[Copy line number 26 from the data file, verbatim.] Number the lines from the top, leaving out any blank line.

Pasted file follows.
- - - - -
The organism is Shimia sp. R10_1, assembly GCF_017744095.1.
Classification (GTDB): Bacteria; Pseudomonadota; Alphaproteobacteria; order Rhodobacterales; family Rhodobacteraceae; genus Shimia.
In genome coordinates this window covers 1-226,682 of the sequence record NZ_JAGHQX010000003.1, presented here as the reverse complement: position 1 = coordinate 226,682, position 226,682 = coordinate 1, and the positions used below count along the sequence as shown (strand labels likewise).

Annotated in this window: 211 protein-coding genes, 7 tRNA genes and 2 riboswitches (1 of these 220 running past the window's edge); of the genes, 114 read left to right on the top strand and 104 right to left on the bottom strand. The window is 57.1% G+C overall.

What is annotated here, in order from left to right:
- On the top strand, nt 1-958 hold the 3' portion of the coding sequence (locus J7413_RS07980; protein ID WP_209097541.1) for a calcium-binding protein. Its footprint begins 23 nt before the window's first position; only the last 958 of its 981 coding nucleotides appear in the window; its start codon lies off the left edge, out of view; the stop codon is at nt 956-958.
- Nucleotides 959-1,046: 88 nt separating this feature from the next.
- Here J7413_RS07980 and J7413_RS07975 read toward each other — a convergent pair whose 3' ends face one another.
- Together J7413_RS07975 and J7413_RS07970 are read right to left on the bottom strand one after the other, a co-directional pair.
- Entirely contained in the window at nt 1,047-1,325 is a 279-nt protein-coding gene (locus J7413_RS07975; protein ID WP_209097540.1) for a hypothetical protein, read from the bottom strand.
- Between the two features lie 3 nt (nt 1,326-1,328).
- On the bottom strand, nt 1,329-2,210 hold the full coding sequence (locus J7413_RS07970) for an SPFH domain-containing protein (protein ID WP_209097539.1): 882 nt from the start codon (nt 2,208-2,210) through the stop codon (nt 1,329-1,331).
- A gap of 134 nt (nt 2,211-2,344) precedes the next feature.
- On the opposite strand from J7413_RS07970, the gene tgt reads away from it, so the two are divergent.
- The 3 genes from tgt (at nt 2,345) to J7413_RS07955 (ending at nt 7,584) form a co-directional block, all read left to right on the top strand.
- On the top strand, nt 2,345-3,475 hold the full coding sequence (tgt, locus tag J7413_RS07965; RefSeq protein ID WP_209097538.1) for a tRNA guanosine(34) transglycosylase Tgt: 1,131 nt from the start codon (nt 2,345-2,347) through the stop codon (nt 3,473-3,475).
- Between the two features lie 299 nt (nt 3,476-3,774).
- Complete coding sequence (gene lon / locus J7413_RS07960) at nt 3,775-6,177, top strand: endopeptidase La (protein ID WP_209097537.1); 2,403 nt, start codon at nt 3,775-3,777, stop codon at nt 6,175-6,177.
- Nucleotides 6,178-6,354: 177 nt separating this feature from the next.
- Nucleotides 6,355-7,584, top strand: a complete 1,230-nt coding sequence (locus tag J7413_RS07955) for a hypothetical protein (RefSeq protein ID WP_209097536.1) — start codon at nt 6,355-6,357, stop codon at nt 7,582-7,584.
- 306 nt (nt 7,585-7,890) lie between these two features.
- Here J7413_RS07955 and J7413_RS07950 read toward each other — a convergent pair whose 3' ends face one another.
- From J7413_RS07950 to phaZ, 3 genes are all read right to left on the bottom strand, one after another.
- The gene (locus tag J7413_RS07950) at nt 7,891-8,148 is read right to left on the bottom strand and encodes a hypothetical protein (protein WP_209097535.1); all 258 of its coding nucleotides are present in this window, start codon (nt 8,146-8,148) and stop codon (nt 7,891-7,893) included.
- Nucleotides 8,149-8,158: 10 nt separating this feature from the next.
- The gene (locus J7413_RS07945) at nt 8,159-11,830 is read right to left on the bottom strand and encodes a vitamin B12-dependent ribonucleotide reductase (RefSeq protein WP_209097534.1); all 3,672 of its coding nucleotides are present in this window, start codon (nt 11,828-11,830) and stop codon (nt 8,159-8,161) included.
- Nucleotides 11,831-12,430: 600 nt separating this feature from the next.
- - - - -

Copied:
- The gene (locus J7413_RS07945) at nt 8,159-11,830 is read right to left on the bottom strand and encodes a vitamin B12-dependent ribonucleotide reductase (RefSeq protein WP_209097534.1); all 3,672 of its coding nucleotides are present in this window, start codon (nt 11,828-11,830) and stop codon (nt 8,159-8,161) included.